Joseph Weber (May 17, 1919 - September 30, 2000) was an American physicist. He gave the earliest public lecture on the principles behind the laser and the maser and developed the first gravitational wave detectors (Weber bars).
1 Early education,
2 Naval career,
3 Early Post-Naval Career; Development of the MASER,
4 Work on gravitational wave detection
4.1 Claims of gravitational wave detection discredited,
6 Personal life,
8 External links,
Joe Weber graduated from Paterson Eastside High School (and the Paterson Talmud Torah) in Paterson, New Jersey in the midst of the Depression. He began his undergraduate education at Cooper Union, but to save his family the expense of his room and board he won admittance to the United States Naval Academy through a competitive exam. He graduated from the Academy in 1940.
He served aboard US Navy ships during WWII, rising to the rank of Lieutenant Commander. A memorable experience was his service on the "Lady Lex" USS Lexington (CV-2). Weber was the Officer of the Deck on the Lexington when the ship received word of the attack on Pearl Harbor. In the Battle of the Coral Sea his carrier sank the Japanese aircraft carrier Shōhō and was in turn mortally damaged on May 8, 1942. Weber often regaled his students with the story of how the Lexington glowed incandescent as she slipped beneath the waves.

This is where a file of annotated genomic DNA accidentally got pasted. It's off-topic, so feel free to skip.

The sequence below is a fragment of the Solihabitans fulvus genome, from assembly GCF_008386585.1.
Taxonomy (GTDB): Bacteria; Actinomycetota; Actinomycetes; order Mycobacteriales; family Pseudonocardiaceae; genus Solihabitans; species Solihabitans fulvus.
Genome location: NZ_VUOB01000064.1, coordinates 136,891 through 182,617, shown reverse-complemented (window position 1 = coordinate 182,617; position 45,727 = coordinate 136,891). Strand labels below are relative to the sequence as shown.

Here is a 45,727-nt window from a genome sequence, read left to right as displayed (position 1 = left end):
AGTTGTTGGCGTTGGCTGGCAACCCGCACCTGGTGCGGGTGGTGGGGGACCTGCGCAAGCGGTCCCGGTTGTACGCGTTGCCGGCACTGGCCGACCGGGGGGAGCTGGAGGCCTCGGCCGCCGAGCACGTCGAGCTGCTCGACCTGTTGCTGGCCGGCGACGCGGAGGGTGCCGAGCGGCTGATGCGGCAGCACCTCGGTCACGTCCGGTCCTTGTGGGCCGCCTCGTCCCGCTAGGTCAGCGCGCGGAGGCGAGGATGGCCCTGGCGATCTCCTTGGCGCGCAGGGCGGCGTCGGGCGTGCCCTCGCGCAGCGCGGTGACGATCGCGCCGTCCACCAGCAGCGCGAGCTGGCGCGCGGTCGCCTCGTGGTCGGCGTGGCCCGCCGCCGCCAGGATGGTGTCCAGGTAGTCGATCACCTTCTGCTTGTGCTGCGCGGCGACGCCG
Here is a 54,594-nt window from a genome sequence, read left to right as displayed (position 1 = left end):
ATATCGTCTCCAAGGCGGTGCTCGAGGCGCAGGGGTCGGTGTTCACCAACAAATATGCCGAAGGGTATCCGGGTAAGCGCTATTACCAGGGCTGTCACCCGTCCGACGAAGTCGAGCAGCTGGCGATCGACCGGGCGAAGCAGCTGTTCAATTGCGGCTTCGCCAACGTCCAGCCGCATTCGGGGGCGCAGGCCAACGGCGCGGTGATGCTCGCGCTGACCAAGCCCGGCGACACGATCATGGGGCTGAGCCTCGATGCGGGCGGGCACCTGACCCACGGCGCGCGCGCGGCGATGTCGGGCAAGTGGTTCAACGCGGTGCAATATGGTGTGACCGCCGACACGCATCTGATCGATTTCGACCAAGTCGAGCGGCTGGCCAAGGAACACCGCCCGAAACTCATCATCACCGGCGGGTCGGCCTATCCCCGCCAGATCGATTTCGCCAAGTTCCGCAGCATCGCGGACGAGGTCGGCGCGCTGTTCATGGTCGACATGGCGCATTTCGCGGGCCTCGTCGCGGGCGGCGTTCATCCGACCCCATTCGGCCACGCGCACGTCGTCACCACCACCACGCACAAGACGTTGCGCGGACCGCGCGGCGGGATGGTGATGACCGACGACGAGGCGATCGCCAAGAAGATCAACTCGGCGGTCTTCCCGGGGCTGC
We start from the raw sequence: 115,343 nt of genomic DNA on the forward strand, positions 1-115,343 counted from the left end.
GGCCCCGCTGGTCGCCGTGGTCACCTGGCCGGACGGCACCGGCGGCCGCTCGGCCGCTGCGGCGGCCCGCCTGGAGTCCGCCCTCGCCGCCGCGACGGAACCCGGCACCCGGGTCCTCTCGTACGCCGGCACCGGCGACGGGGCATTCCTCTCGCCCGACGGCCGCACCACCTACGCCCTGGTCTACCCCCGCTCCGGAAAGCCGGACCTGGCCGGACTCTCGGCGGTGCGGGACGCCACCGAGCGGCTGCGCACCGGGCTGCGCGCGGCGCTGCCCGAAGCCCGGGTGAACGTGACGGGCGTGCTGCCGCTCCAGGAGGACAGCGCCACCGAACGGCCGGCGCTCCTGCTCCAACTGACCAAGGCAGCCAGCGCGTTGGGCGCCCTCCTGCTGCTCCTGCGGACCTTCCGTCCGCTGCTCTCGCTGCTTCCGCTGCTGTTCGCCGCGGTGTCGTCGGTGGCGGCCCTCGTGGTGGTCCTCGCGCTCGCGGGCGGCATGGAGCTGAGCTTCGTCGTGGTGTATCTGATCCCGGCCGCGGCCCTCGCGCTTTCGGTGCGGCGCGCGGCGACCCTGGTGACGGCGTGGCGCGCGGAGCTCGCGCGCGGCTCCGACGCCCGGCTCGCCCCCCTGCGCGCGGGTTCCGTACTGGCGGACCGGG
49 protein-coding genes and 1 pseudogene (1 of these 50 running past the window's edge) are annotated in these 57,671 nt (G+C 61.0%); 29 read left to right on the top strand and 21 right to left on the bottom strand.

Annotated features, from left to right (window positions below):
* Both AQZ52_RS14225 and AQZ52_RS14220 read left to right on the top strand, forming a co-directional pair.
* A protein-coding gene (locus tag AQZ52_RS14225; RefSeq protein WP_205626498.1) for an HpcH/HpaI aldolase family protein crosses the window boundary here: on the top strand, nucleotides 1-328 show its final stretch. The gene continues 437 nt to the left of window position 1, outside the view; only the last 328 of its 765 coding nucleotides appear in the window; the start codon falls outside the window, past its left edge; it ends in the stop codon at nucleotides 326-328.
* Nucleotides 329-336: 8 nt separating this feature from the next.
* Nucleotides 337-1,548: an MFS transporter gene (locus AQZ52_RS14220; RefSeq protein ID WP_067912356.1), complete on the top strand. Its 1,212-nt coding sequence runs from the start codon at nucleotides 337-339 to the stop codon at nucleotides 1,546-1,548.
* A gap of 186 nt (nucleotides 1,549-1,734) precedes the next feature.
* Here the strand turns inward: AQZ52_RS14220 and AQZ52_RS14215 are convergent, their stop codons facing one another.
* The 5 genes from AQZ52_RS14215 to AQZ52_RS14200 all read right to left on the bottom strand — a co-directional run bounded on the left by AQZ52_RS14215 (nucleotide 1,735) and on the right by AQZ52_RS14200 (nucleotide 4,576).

Later, he commanded the sub-chaser SC-690, first in the Caribbean, and later in the Mediterranean Sea. In that role, he took part in the invasion of Sicily at Gela Beach, in July, 1943.
He studied electronics at the Naval Postgraduate School in 1943, and from 1945-1948, he headed electronic countermeasures design for the Navy's Bureau of Ships, in Washington, DC. He resigned from the Navy as a Lieutenant Commander in 1948 to become a professor of engineering.
Early Post-Naval Career; Development of the MASER:
In 1948, he joined the engineering faculty of the University of Maryland, College Park. A condition of his appointment was that he should quickly attain a PhD. Thus, he did his PhD studies, on microwave spectroscopy, at night, while already a faculty member. He completed his PhD, with a thesis entitled Microwave Technique in Chemical Kinetics, from The Catholic University of America in 1951. During the course of his doctoral research, he worked out the idea of coherent microwave emissions, and gave the earliest public lecture on the principles behind the laser and the maser at the Electron Tube Research Conference held in Ottawa in 1952. These ideas were developed simultaneously by Charles Townes,Nikolay Basov, and Aleksandr Prokhorov, who built working prototypes of these devices, and received the Nobel Prize for this work in 1964.
Work on gravitational wave detection:
His interest in general relativity led Weber to use a 1955-1956 sabbatical, funded by a Guggenheim Fellowship, to study gravitational radiation with John Archibald Wheeler at the Institute for Advanced Study in Princeton, NJ and the Lorentz Institute for Theoretical Physics at the University of Leiden in the Netherlands. At the time, the existence of gravitational waves was not widely accepted. Weber was the first to make a real attempt to detect these waves. After he began publishing papers on the detection of gravitational waves, he moved from the Engineering department to the Physics department at Maryland.